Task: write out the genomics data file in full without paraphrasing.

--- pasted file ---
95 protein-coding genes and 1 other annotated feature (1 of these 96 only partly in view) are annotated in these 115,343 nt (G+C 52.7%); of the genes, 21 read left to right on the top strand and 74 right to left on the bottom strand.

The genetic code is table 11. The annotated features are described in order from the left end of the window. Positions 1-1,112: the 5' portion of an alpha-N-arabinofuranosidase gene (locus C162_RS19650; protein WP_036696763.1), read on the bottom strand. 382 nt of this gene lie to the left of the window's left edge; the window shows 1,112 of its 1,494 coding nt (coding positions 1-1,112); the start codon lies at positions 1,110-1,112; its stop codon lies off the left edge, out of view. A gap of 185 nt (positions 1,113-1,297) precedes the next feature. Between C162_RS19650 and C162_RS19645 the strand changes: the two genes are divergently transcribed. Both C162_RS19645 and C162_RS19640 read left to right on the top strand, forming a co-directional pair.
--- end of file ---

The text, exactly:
95 protein-coding genes and 1 other annotated feature (1 of these 96 only partly in view) are annotated in these 115,343 nt (G+C 52.7%); of the genes, 21 read left to right on the top strand and 74 right to left on the bottom strand.

The genetic code is table 11. The annotated features are described in order from the left end of the window. Positions 1-1,112: the 5' portion of an alpha-N-arabinofuranosidase gene (locus C162_RS19650; protein WP_036696763.1), read on the bottom strand. 382 nt of this gene lie to the left of the window's left edge; the window shows 1,112 of its 1,494 coding nt (coding positions 1-1,112); the start codon lies at positions 1,110-1,112; its stop codon lies off the left edge, out of view. A gap of 185 nt (positions 1,113-1,297) precedes the next feature. Between C162_RS19650 and C162_RS19645 the strand changes: the two genes are divergently transcribed. Both C162_RS19645 and C162_RS19640 read left to right on the top strand, forming a co-directional pair.